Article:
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Eight Ways Hiking in the Worst Weather is the Best Hiking There Is


We’re hanging onto the railing near the precarious feeling Point Bonita Lighthouse located in one of our nation's great National Parks. The swirling El Niño storm pelts our group of four adults and twelve 10 year olds with its down-pouring rain, big gusts of wind and massive, churning wave action crashing into the cliffs around us.

outdoorsy1(Worst weather hiking is the best hiking. 
Point Bonita, California with the awesome Lilly O)

We've hiked up and over and then down again from a beach way over Yonder. And the kids, somewhat prepared with the right gear for this weather, are digging it.

In fact, they’re not just digging it. They’re all really, really into it.

Buzzing around, laughing with each other, the kids are seriously not complaining and just managing the sideways rain that happens to have them, and all of us adults, soaked from head to toe after a few hours on the trail.

So why are we all so happy being outside during the “worst” weather?  Shouldn’t we all be running for cover and huddling miserably in a wet clump?

Here are eight reasons why hiking in the worst weather can be the best hiking there is:

1.  Adrenaline:

The rush of excitement gets our hearts pumping and synapses firing in healthy, strong reaction. It feels GOOD to be out here braving the elements, and our bodies naturally respond in a stimulated way.

(More adventure ahead as we approach the Point Bonita Lighthouse
Golden Gate National Recreation Area, California)

2.  Adventure:

A good adventure brings out the best in us. Adventure challenges us, makes us feel confident and worthy of the next hurdle ahead. As the infamous San Francisco based adventurer Mark Twain said: “…throw off the bowlines. Sail away from the safe harbor. Catch the trade winds in your sails. Explore. Dream. Discover.”

3.  Unique Experience:

Hiking in a rain storm is not your average day at the office or behind the desk at school. The uniqueness of the full sensory experience lights us up from inside.

4.  Unexpected Enjoyment of Risk – from grumble to joy

Getting ready to head out in the dorms that morning with the kids before the hike, there was a palpable sentiment: “Are we going to go out in THAT weather?” Which flipped completely by the end of the day to: “That was my favorite day of the trip!!!” Yes. The kids realized that giving an uncertain experience a chance, no matter how daunting initially, can absolutely be worth the risk.

5.  Great Stories:

The best stories, the ones we share over and over which then become family legends, are the stories where we overcome the most obstacles. A day in the harsh elements where we are presented with an unusual challenge is always the story that we tell over the campfire years later. When I think of our own best family stories, it’s always the three days of pouring rain while portaging in the Adirondacks and my dad blows up the camping stove – like a rocket into the sky – in the middle of the wilderness. We still laugh about it years later.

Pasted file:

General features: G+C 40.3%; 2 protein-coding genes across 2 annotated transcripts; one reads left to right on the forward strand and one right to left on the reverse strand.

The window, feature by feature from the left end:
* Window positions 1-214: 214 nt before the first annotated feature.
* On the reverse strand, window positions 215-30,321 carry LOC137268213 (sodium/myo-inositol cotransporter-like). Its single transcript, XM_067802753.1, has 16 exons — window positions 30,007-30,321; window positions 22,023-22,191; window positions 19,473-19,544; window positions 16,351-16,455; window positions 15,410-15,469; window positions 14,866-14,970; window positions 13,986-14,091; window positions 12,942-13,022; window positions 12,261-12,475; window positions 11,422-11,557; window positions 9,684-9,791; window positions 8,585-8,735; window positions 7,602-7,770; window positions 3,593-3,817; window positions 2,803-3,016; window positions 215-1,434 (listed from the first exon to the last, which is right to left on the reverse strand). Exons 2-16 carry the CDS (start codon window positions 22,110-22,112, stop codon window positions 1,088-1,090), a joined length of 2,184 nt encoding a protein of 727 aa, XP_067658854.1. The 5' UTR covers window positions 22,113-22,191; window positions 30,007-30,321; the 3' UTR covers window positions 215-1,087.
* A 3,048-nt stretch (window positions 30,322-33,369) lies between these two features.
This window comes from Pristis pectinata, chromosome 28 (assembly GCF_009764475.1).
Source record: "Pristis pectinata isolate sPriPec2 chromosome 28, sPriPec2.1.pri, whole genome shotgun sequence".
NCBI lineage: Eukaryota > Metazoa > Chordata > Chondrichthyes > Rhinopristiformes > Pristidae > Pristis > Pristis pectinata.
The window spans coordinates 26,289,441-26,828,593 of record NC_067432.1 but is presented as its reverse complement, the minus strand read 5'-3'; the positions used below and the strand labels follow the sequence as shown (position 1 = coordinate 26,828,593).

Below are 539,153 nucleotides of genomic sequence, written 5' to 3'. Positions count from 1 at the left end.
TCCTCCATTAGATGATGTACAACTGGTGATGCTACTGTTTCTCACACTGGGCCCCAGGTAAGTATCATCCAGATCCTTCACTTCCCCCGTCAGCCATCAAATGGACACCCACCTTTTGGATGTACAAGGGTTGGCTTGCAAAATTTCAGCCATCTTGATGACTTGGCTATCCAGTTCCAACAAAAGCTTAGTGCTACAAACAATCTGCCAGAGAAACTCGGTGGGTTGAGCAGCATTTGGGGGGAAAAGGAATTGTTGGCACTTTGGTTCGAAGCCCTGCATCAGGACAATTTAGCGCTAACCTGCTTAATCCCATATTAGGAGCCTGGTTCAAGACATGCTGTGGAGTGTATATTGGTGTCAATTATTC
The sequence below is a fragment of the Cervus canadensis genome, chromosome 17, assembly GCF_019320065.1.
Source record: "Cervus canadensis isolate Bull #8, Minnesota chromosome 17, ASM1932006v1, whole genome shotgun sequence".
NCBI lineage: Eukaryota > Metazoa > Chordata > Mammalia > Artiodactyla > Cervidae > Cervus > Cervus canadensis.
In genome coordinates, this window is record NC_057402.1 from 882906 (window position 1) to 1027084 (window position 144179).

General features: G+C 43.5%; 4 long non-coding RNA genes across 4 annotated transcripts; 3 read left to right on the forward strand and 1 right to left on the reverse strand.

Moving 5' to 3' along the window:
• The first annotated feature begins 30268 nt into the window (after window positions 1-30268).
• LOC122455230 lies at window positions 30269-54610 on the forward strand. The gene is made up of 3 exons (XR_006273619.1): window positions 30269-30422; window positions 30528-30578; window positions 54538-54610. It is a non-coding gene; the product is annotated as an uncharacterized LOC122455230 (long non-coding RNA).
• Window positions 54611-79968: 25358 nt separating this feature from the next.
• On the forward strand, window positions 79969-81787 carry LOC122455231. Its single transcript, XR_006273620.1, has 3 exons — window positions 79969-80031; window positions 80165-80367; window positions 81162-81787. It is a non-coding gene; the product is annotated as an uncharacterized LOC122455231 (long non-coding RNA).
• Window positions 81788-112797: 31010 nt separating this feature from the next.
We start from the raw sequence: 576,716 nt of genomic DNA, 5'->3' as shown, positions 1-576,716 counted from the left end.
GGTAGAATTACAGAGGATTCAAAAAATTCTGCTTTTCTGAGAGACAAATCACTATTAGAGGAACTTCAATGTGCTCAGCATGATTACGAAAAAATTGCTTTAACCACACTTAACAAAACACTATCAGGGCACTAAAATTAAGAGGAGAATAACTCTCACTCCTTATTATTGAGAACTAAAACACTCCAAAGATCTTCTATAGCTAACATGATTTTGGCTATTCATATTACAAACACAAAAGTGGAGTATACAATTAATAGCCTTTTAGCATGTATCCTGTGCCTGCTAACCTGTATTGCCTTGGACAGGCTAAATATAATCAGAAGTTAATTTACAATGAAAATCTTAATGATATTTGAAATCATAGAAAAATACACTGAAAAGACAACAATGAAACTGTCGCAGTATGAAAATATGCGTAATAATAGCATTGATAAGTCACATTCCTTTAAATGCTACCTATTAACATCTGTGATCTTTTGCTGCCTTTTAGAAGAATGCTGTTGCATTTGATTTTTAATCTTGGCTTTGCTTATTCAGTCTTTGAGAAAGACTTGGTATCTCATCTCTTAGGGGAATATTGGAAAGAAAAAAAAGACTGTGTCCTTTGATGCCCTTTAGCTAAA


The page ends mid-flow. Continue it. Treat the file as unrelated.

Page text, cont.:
(Full day of hiking now back down to the Rodeo Beach
Lagoon, Sausalito, California)

6.  Learn Our Limits:

Hiking in not-ideal weather tests the limits of our bodies both physically and psychologically. Can we mentally get through the constant, driving, sideways rain? Can we physically place each foot carefully, thoughtfully so we don’t slip on the slick trail?

7.  Puddles:

Puddles. Glorious, splashy, messy, wet puddles. Puddles get their own category. Why? When I polled my kids as to what was they loved the most when hiking in "bad" weather, they all enthusiastically replied: stomping to the end of the Earth in all of the giant puddles. Big, wet, giant, splashing puddles.

8.  Pure Fun!

Which is the perfect segue to the ultimate way hiking in the worst weather is the best hiking: it’s just totally, completely, 100% FUN. With the right gear so we stay warm and mostly dry, it’s just plain old FUN to be out there while Mother Nature roars. I can feel my own face cracking in the wet and cold with a giant, megawatt smile that could probably rival the local lighthouse we visited that day.

Disclaimer: Of course, be reasonable and safe and check the forecast before you head out. Heed all warnings and stay in until the worst is over if possible. Hiking in rain or snow is fun. Hiking in a hurricane or blizzard is just not smart.

But then again, let’s push ourselves and our kids a little. Into the adventure category.

(Getting kids outside is more important than ever. Me and one of my girls.
Point Bonita Lighthouse, California. Photo: Lilly O)

Exhilarating. Thrilling. A tiny bit of danger. Stir it all together and we get the recipe for a great day on the trails.

So grab your foul weather gear and let's sail away from the safe harbor. And maybe cling to a railing or two like Lilly and me and a group of soggy kids... Time to #getOutside!


Images (4)
  • Worst weather hiking is the best hiking. Point Bonita, California with the awesome Lilly O.
  • More adventure ahead as we approach the Point Bonita Lighthouse, Golden Gate National Recreation Area, California
  • Full day of hiking now back down to the Rodeo Beach Lagoon, Sausalito, California.
  • Getting kids outside is more important than ever. Me and one of my girls. Point Bonita Lighthouse, California. Photo: Lilly O

Adventure Travel, The Power of the Outdoors Blogger & Writer:

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Great writing Annie and welcome to TG! I often find what I think is terrible about a trip turns out to be my best memories. I've had setbacks on trips, but what I remember is what I learned and the great people that have helped along the way.

If you want a thing done, ask a busy man.

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